A prototype of this expansion was provided by the publisher; however, my opinions are my own.
This copy is a pre-production prototype — content, quality, and components may change.
Nomad is one of several upcoming modular expansions for the deck-building negotiation game, Moonrakers. I have written a full review of the base game if you’re interested in learning more. This expansion introduces global events, overhauls the Contract system, and adds new Prototype Ship Parts to the game.
Every turn, a new event card is revealed and resolved. These cards provide challenges, offer rewards, or even allow players to vote on policies that can change the game’s rules.
One of the most significant changes affects the contract system. Rather than shuffling all contracts into one large deck, they are separated by color. Each color is associated with a sector on the new Navigation Board. Players move their ships amongst the sectors for contracts that best fit their strengths. Instead of looking at eight randomly-drawn contracts, players may choose between three sector-specific contracts.
Additionally, a new type of Ship Part is available. These prototype weapons are harder to acquire but are powerful.
Moonrakers: Nomad comes with a Navigation board, a new Prestige Tracker, four new objective cards, extra ship tokens, 20 new contracts, ten prototype ship parts, and 35 event cards.
Similar to the other expansions, Nomad adds mechanics yet does not change the core Moonrakers experience. Negotiation and deck/ship-building are still integral to the game, but this expansion incorporates new ways to achieve goals and work with your opponents.
Event decks are not new to tabletop games, but I enjoy the variety in this one. An event might force you to travel to a different sector – which may be a benefit or setback. Hazard Events are a gamble – you can roll the dice for an advantage, but it could potentially backfire. My favorites are the Policy Events, where players vote on whether to adopt rule changes. When enacted, these policies stay in effect until a new one is accepted. The injection of democracy works thematically with the game and adds additional interaction.
Moonrakers is already a highly interactive game, but there can be downtime between turns for players not participating in missions. Nomad alleviates that somewhat through the addition of events. The cards affect all players, thus boosting engagement each turn.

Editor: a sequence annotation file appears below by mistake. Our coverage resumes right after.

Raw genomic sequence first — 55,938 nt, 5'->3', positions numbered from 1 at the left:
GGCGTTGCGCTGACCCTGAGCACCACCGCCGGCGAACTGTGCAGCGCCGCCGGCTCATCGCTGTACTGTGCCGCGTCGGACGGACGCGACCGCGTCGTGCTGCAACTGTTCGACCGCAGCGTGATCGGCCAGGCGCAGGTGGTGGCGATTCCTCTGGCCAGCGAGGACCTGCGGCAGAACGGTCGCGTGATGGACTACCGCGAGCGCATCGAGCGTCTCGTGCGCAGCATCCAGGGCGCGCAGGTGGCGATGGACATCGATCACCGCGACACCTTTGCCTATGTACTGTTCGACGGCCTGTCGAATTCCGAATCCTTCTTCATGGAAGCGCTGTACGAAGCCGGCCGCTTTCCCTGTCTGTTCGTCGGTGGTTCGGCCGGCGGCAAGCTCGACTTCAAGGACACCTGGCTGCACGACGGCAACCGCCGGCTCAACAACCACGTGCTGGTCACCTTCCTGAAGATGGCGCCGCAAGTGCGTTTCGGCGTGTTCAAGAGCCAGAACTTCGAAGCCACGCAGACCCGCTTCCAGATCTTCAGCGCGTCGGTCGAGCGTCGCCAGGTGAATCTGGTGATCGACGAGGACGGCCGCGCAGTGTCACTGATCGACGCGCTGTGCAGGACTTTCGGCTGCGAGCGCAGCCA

The contract system overhaul gives players more agency over contract selection. Mission Leaders move to an adjacent sector on the Navigation Board, then draw three contracts from that sector’s deck. Although Mission Leaders will have fewer contracts to look at than before, they now can hone in on a contract type. That is incredibly useful when your deck and/or ship favors a card type, or when you are working towards a sector-specific objective. The new system cuts down on some of the luck-of-the-draw present in the base game.
Although Mission Leaders get a bit more agency over their contracts, they should position themselves carefully when choosing their sector as players may only partner with an adjacent Mission Leader. There are orthogonal adjacency rules to movement and teamwork, and unless you are at the Base or the Sorelia Sector, one sector will always be out of your reach. If you are not careful with your movement, you might find yourself stranded in space with no potential allies. Mission Leaders move before contract selection, and everybody involved in a contract moves into the relevant sector for the mission. This can incentivize or de-incentivize partnerships, depending on players’ positions on the Navigation Board and future plans.
The Sorelia Sector is unique – it must be unlocked by completing the Anomaly contract, after which all players can access its contract deck. This is how prototype ship parts can be acquired. Opening up access to the Sorelia Sector is not easy, but it’s a worthwhile cooperative endeavor. It is also unique in its adjacency rules – similar to the Base, Sorelia is adjacent to all other sectors allowing different movement opportunities.
These changes may sound like a lot, but I felt that Moonrakers: Nomad smoothly integrated with the base game and its sister expansions. The new rules were straightforward, and this is not difficult to learn or teach. The rulebook is intuitive and other than having to sort contracts by color it does not add significant time to the game’s setup. Players familiar with Moonrakers should have no problem incorporating this expansion.
Whether it be through voting on policies or deciding to hover near my competitors on the navigation board, Nomad did a good job of making me feel like an independent agent in a loosely-connected band of space mercenaries. The theme came through most strongly during my time with this expansion than with any of the previous content – and to me that leads to a lot of fun moments.
Nomad‘s mechanics tie in well with the thematic elements. The Navigation Board makes sense for a spacefaring game, but it also infuses the game with meaningful decisions surrounding movement and contracts – this gives players more agency in their strategic direction. Global Events adds variety and memorable table moments, and also boost player engagement. And the optional Sorelia sector is a worthy cooperative endeavor that could yield huge payouts.
Nomad is, in my opinion, the strongest of the three Moonrakers expansions. It draws out the theme and ties all previous content together nicely. From the Global Events to the Navigation Board, the mechanics are solid and integrate well with the base game and the other expansions, while at the same time injecting some sci-fi flavor into the experience. Fans of Moonrakers will find a lot to love in the Nomad expansion.